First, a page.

How new is NOT now


John Gollings

March 5 – April 1

A John Gollings, OAM, photographic exhibition of ancient architectural marvels. 

There is the architecture of form, the architecture of detail and decoration on a prosaic base, and sometimes a combination.

All can give pleasure but the form is the most important definition of architecture.

And no version is of much worth if it self destructs. Herein is the paradox, what is new is gratuitous shape-making with fragile materials like glass, metal, and concrete, a lifespan determined by economics and an aesthetic of immediate gratification rather than timeless verity.

This exhibition is of some of the world’s most exciting ancient buildings using nothing but brick, stone, and timber where the new is NOT now!

Exhibition opening times:

March 5 – April 1

Thursday/ Friday 1-6 pm

Saturday/ Sunday 11-4 pm



Saturday, March 20

9 am – 1 pm 


Leading Australian architecture photographer John Gollings, will teach a masterclass and present a lecture at The Maud Street Photo Gallery as part of his exhibition, How new is NOT now; a showcase of some of the world’s most exciting ancient buildings.

The exhibition is a part of the Asia Pacific Architectural Forum being held in Brisbane, from March 13-26.

John Gollings will share his personal secrets to his stunning architectural photography. In the Masterclass, you will learn the techniques, tips, and tricks on how to take impressive architectural photographs, and you will have the opportunity to see John working on a location, up close and first hand.

You will learn how to find the best angles, how to make the best use of the available light and shadows to capture the very essence of the structure.

Masterclass booking is essential, only 20 tickets available.

John Gollings biography

My mother maintained that I was three months premature at birth but I think she was three months late getting married! So much for the social mores of the forties!

By nine years I was a photographer.

By twenty-three I had left Architecture at Melbourne University and was offered an assisting job in a small creative boutique called Orpin and Bourne. Kevin Orpin, an energetic autodidact, taught me design and marketing while Bob Bourne, ex London swinging 60’s taught me lighting. Never add a second light till you have exhausted the first one!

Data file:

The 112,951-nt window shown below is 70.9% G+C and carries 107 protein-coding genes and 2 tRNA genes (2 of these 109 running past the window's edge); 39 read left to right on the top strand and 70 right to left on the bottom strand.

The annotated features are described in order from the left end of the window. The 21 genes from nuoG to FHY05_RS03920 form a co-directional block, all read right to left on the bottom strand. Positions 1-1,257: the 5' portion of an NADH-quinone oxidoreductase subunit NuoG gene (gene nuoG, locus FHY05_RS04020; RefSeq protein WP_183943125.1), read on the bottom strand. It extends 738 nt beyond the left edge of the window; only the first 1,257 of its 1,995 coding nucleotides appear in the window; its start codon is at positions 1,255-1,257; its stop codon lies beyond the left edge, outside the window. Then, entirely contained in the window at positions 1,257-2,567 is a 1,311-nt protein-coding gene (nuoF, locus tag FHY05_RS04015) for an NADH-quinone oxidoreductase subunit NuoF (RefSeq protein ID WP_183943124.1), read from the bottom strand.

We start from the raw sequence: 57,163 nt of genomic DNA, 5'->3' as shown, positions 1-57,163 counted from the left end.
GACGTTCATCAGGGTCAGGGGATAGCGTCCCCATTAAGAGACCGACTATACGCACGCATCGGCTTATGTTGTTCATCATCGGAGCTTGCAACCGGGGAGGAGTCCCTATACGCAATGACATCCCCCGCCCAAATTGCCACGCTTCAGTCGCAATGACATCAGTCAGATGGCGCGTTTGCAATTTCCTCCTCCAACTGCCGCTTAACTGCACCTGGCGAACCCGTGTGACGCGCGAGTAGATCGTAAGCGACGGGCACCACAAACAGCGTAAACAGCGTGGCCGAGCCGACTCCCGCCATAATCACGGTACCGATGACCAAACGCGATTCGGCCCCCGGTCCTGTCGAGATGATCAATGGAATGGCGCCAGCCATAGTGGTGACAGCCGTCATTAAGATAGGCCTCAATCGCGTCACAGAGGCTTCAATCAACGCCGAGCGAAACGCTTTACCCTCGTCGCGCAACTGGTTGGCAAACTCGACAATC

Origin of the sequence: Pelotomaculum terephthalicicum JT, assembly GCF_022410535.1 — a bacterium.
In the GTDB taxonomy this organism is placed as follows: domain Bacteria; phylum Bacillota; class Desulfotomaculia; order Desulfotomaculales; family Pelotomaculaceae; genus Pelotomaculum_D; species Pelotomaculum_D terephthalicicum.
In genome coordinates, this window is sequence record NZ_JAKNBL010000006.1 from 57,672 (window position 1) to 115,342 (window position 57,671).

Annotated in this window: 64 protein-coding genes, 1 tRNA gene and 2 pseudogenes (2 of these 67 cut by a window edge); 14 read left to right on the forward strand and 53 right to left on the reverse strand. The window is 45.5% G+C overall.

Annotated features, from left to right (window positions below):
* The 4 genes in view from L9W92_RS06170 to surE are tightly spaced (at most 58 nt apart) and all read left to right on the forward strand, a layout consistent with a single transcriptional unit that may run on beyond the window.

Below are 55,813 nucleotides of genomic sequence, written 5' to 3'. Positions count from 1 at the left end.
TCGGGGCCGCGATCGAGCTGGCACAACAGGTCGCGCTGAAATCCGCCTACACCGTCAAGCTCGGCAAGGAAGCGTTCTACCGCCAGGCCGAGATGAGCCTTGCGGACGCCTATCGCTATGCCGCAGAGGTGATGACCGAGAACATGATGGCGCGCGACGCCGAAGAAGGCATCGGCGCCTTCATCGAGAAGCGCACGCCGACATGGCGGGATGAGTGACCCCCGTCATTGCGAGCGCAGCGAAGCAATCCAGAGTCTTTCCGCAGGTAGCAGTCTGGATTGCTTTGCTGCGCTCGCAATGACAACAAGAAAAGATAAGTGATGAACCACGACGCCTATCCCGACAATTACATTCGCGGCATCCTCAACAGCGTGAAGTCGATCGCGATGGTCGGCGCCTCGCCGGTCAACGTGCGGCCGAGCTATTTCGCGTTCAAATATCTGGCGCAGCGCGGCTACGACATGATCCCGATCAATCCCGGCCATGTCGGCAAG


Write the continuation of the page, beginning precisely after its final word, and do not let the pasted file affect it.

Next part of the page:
I was to assist Peter Gough, who in turn was Norman Parkinson’s assistant back in London. He tired of me after three months and the studio decided to launch me as a photographer in my own right. My folio was eclectic but I was offered a job reshooting a Marlboro cigarette campaign when a week-long shoot by a famous photographer didn’t satisfy the art director. For $250 for a day’s work, my career was launched and the agency got three billboards.

Remarkably I picked up a succession of big national accounts. Remember I was an untrained nerd who loved the technology and had sleepless nights before a shoot, petrified of not knowing what to do.

A brilliant art director, Barton Gole, taught me everything about what made a photograph really work, it was always the outtake, the shot I took intuitively but thought a failure. Eccentric cropping, wrong exposure, and maybe blurred or out of focus. He had to wit to choose one and produce amazing ads that sold products and won awards.

I stumbled through the 60’s, 70’s, and 80’s shooting fashion and advertising, amongst Get Wrecked on Great Keppel, Dunk Island, Sportsgirl, Levante Hosiery, bri nylon, Sitmar cruises, Jag, Prue Acton, Air Lanka, Air Nauru, Oberoi hotels, Hyatt hotels, etc. Many of these travel accounts got me to exotic locations which enabled my personal projects.

Along the way, I was mentored by some remarkable photographers like Ezra Stoller, Ansel Adams, Wolfgang Sievers, Mark Strizic, David Moore, and Max Dupain.

Meanwhile, I discovered dead cities and started my own projects in New Guinea, India, Cambodia, western China, Indonesia, Turkey, and Libya.

This urban documentation has become an obsession with return visits annually to various sites. None of it has had much exposure, it’s been hard to find a publisher. In some ways, I’m better known in India where whole museums have been built to house my work on the Vijayanagara Empire.

With the growing realization that an old fashion photo has no immediate value, I started to concentrate on architecture photography exclusively from the 80s on. I’m proud of an archive of significant buildings across Southeast Asia. All of it is archived and digitized on a massive server.

I was an early adopter of digital capture and post-production, which enables me to control both the image and the architecture.

In 2010 I was the co-creative director with Ivan Rijavec of the Australian pavilion at the Venice Architecture Biennale. I had discovered a way to make hyper stereo images from a helicopter at night using a single camera. The documentation of cities and mining pits in large-scale 3D projection attracted a lot of attention with 95,000 attendees.

It’s been a different trajectory ever since! I’m trying to be more experimental and expressive now, serious still photography has been liberated by video and social media.

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